Camp analysis: NFC North special teams
PK Robbie Gould, P Adam Podlesh, PR Devin Hester, KR Eric Weems, LS Patrick Mannelly.
Under Smith, this has always been a priority, and one of the best offseason signings was the two-year extension given to special teams coordinator Dave Toub, who annually puts together a top-10 product. The presence of Hester helps, but there is depth there as well, with unrestricted free agents Eric Weems and Devin Thomas plus TCU rookie Greg McCoy. Gould is the fifth-most-accurate field-goal kicker in NFL history. He lacked length earlier in his career, but hit 6-for-6 from 50 or farther last season, and his kickoffs have gotten stronger as well. Podlesh established a franchise record for net average (40.4 yards) in his first season in Chicago. Mannelly, steady as a rock the past 14 years, vows to come back as good as ever after last season's torn ACL sidelined him the final six games, and he's ahead of schedule in his rehab.
PK Jason Hanson, P Ben Graham, LS Don Muhlbach, PR/KR Stefan Logan, PK Derek Dimke, P Ryan Donahue, LS Matt Camilli, PR Titus Young, PR Ryan Broyles, PR Patrick Edwards.
The best battle of camp could be between punters Graham and Donahue. Donahue, a heavy-footed boomer, unseated veteran Nick Harris last season, but injured his quad during the bye week. Graham, a savvy, directional kicker, took over and stabilized the punt team. With the strength of the Lions' offense, you would think a trusted directional kicker would have more value than a somewhat erratic, long-ball hitter. Return ace Logan is also fighting for his roster spot. The Lions are giving several players a chance to claim the punt return duties – most prominently Broyles and Edwards.
Green Bay Packers
K Mason Crosby, P Tim Masthay, LS Brett Goode, KR/PR Randall Cobb.
The explosiveness by Cobb on returns, highlighted by a league-record-tying 108-yard kickoff runback for a touchdown in the season opener and an 80-yard scoring run on a punt, gave the Packers the final piece of having a potent trifecta of specialists. Cobb's dual role isn't expected to change going into the season, never mind the increased activity he should have on offense. Crosby and Masthay are going on season three together with the team's kicking duties, along with the trusted Goode as the trigger man. Crosby was next to automatic last season, converting 26 of 30 field-goal attempts (including the playoffs) for a career-high percentage of 86.7 and banging through a team-record 58-yard field goal. Masthay also turned in a superior season of strength (45.6 average) and placement (23 punts inside the 20).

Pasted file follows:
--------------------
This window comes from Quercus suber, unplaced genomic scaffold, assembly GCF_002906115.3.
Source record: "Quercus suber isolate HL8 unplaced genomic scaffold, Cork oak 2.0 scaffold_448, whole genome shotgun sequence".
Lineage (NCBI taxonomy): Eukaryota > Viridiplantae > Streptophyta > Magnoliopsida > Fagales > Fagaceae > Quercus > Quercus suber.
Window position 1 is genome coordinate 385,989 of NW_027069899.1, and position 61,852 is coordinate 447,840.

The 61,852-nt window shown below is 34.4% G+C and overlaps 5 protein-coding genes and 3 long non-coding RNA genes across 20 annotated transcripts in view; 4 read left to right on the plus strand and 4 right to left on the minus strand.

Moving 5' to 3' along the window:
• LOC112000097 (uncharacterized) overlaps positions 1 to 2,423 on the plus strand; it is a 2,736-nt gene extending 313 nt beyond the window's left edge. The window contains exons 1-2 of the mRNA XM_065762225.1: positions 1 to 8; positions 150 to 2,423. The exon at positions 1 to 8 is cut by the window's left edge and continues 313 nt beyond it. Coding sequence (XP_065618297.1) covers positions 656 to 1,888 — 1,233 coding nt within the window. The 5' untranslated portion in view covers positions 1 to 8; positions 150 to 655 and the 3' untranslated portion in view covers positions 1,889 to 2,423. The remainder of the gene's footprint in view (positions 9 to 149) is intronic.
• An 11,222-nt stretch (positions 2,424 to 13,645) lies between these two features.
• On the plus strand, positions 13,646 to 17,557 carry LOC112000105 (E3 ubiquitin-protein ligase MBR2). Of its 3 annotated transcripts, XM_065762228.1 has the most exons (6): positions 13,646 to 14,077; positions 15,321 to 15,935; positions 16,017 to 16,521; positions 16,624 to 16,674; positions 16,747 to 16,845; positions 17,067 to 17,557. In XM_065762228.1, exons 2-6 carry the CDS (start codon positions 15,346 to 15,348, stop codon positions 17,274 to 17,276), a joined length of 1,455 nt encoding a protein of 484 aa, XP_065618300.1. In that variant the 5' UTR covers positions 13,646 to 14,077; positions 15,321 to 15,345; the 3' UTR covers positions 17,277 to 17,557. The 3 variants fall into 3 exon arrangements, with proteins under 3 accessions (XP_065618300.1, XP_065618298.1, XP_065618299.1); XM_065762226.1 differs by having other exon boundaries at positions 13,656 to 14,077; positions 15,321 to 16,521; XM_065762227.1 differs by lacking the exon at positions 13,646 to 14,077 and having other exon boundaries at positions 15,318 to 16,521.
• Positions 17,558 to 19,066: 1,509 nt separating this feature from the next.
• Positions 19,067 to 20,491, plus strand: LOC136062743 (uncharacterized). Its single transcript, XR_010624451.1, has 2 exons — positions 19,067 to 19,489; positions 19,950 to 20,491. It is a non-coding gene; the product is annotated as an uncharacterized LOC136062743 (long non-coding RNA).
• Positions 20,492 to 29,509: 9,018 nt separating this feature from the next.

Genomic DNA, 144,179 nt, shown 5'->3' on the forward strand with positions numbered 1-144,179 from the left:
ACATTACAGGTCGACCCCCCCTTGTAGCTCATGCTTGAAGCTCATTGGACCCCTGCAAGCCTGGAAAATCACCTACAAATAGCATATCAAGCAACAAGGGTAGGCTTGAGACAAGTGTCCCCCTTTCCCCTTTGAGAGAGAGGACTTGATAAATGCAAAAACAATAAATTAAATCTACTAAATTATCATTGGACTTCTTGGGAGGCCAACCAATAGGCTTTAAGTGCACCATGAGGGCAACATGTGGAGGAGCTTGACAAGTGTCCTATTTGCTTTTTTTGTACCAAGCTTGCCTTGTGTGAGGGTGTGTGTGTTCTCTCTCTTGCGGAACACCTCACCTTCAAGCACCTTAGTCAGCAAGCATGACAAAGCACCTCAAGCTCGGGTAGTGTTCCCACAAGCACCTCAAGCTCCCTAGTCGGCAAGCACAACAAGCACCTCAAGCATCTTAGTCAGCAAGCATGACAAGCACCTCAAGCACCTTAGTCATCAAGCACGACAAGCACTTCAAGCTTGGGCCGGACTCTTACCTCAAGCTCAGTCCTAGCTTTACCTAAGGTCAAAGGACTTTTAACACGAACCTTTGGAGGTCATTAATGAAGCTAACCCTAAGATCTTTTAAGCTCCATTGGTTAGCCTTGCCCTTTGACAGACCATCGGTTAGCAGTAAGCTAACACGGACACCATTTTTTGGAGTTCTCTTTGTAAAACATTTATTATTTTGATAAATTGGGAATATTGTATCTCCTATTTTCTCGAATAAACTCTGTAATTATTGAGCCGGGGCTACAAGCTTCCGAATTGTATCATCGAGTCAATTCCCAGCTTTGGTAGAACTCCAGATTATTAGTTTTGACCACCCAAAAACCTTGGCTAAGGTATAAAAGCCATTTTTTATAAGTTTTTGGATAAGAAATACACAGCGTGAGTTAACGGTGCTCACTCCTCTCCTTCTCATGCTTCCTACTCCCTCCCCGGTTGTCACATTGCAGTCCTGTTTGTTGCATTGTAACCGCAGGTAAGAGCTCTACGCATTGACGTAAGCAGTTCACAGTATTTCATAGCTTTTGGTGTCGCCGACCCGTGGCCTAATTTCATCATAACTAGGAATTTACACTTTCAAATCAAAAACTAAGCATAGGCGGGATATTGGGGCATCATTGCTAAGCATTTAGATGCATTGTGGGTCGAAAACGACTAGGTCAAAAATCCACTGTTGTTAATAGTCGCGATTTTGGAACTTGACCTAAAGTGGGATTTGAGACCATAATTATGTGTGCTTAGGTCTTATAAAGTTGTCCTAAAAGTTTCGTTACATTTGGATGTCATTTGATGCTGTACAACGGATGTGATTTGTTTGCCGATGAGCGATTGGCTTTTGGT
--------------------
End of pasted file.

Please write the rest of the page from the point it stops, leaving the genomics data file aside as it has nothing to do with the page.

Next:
K Blair Walsh, P Chris Kluwe, LS Cullen Loeffler, KR Percy Harvin, PR Marcus Sherels.
Walsh, a fifth-round pick out of Georgia, faces as much pressure as anyone on the roster this summer. Not only did he replace one of the league's all-time steadiest players in Ryan Longwell, he also is coming off a horrendous season in which he missed 14 of 35 field-goal attempts. The Vikings love his leg strength on kickoffs and insist that his place-kicking woes from last year are correctable. They point to his 90-percent accuracy as an underclassman as proof that he can become an accurate NFL kicker. The Vikings say they will not bring a veteran kicker to camp. But if Walsh crumbles under the pressure, don't be surprised if one arrives soon. Longwell still hasn't been signed to any team. Loeffler returns from a back injury and should be steady as usual. Kluwe is the best punter in team history. He has a big leg and tremendous control closer to the goal line. Harvin is one of the best kick returners in the league, but the Vikings try desperately to limit his touches to keep his 185-pound frame fresh. Sherels is the backup kickoff returner and No. 1 punt returner, but that could change because he's more of a long-shot to make the team now. Jarius Wright could win the punt return job and compete at kick returner. Josh Robinson is another fast rookie who could return kicks. From a coverage standpoint, the team's youth movement should help. Solomon Elimimian was a standout CFL linebacker. He also excelled at special teams and was voted by his peers as the CFL's hardest hitter in 2010 and 2011.
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